The Eastern Australian floods

If you have been looking at the Australian media, or at least the decent media, you will have read about the NEW flooding in NSW, Victoria and Tasmania, with towns being evacuated and so on. You will have read, or know from your own experience, that this level of rain, all over the place, seems unprecedented.

It certainly does not seem normal.

And we are still being told that we should sell more coal and gas by the government – on the grounds that the COP26 accounting procedure means that fossil fuels mined here and burnt overseas do not increase our emissions levels, as if global emissions we encourage do not affect us. Given the tax and royalty arrangements, it also seems unlikely that we gain that much from these sales – tax avoidance seems common.

And the right (Andrew Bolt, Matt Canavan, Peter Dutton etc) are still pretending that there is no climate change or that climate change is a hoax, or that it has nothing to do with humans, and that we can do nothing about it. Anything to ignore it, and these people could be in government again relatively soon.

Let us be clear, we still have not managed to fix, or deal with, the previous flooding from this year or the bush fire damage from years before. People are still living in sheds and caravans, or in rotting houses. People are still threatened by more floods and fire damage. Roads still need fixing. Bridges still need repair.

Damage is mounting up and we cannot deal with the damage we already have. Events will compound. For example flooding means waterborne disease and sewerage are likely to be present. Crowding people together may spread airborne disease. Mosquitoes will spread other diseases (for example encephalitis from a destroyed piggery). People will likely not get insurance payments, or not be able to reinsure. There will be such a demand for building workers that people will be caught in bad conditions possibly for years. There eventually will not be enough money to rebuild towns or to move them.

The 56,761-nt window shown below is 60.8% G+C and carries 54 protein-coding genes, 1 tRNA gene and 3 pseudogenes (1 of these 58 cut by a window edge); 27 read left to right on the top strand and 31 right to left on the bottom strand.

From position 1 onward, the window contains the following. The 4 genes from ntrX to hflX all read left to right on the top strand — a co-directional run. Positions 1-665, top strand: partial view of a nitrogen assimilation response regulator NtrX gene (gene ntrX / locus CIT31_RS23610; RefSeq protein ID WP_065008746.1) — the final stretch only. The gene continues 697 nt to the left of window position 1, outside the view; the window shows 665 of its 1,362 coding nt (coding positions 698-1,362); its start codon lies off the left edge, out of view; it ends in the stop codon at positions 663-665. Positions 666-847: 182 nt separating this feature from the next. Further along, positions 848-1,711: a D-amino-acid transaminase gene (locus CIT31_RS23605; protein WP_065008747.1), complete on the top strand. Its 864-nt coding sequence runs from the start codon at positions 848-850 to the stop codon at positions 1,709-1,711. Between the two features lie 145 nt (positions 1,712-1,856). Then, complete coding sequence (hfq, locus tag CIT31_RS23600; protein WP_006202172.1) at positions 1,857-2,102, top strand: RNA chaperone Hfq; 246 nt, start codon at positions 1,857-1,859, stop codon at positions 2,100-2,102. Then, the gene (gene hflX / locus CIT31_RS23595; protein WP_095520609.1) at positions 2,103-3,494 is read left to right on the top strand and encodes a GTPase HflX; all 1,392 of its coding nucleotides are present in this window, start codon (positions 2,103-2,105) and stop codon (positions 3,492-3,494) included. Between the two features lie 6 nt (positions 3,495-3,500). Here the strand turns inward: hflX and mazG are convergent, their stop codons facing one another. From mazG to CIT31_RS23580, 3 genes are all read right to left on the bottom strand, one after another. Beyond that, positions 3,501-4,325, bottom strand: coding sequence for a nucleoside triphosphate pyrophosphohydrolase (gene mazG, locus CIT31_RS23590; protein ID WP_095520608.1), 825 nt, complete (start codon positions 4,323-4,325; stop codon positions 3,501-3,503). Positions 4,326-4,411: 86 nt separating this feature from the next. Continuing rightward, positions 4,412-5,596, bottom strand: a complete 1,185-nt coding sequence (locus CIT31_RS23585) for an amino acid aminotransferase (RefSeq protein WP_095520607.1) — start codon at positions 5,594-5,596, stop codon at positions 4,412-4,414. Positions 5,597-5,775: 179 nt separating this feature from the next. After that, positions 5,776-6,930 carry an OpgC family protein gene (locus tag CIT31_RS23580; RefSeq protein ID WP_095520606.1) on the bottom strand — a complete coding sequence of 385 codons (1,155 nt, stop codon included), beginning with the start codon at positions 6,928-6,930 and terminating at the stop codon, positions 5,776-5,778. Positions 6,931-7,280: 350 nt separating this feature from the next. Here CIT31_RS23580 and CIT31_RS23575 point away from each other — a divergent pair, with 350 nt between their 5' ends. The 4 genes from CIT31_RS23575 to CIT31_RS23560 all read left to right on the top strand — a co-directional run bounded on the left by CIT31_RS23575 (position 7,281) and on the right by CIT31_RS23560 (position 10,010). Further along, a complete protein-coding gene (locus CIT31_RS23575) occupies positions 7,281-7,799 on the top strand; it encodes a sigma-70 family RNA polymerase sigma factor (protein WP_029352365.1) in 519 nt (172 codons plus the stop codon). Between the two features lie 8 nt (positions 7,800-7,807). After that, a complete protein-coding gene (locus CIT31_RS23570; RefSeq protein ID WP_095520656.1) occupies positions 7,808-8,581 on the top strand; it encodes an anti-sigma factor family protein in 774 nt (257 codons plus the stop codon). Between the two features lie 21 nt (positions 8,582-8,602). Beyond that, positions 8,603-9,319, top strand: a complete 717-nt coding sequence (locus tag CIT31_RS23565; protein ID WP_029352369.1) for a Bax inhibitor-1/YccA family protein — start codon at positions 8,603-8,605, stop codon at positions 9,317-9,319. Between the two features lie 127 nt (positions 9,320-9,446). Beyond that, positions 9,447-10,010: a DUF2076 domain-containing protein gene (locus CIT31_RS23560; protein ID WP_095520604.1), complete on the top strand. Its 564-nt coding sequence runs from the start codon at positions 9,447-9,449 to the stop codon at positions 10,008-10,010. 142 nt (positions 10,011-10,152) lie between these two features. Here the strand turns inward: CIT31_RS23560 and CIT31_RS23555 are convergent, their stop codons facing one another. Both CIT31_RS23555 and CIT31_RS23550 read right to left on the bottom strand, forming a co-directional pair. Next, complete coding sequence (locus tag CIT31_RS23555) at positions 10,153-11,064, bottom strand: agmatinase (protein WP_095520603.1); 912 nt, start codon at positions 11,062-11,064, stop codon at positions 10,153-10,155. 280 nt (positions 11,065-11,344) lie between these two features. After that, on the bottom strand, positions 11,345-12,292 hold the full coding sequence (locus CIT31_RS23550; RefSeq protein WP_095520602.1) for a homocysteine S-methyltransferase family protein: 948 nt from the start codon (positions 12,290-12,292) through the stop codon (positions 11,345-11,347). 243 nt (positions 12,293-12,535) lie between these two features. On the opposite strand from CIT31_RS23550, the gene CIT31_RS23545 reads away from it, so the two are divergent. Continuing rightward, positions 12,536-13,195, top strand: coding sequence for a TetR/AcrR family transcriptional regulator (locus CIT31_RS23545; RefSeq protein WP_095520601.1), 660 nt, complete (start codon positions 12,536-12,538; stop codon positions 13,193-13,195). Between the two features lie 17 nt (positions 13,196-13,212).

How does this potential suffering stack with doing nothing, preparing for nothing and making it worse by selling more fossil fuels overseas?

Covid in Australia

Likewise the governments tell us that Covid is not a problem. But it is not clear how they are evaluating that. It seems to be to me. People are dying more now in NSW than they were over the 2020-21 period, and we know more about long covid, and it is currently appearing that people who have had covid can die of ‘unrelated’ diseases more commonly that the rest of the population. In both cases we don’t seem to want to admit it.

The government is back away from dangers that add to the crises we are experiencing, and they are encouraging the rest of us not to bother about them either. This will mount up.

This is State failure in action.

Failing infrastructure in the US and climate change

I’ve written about this before and here. But a friend of mine recently wrote:

It has been one thing after another causing problems.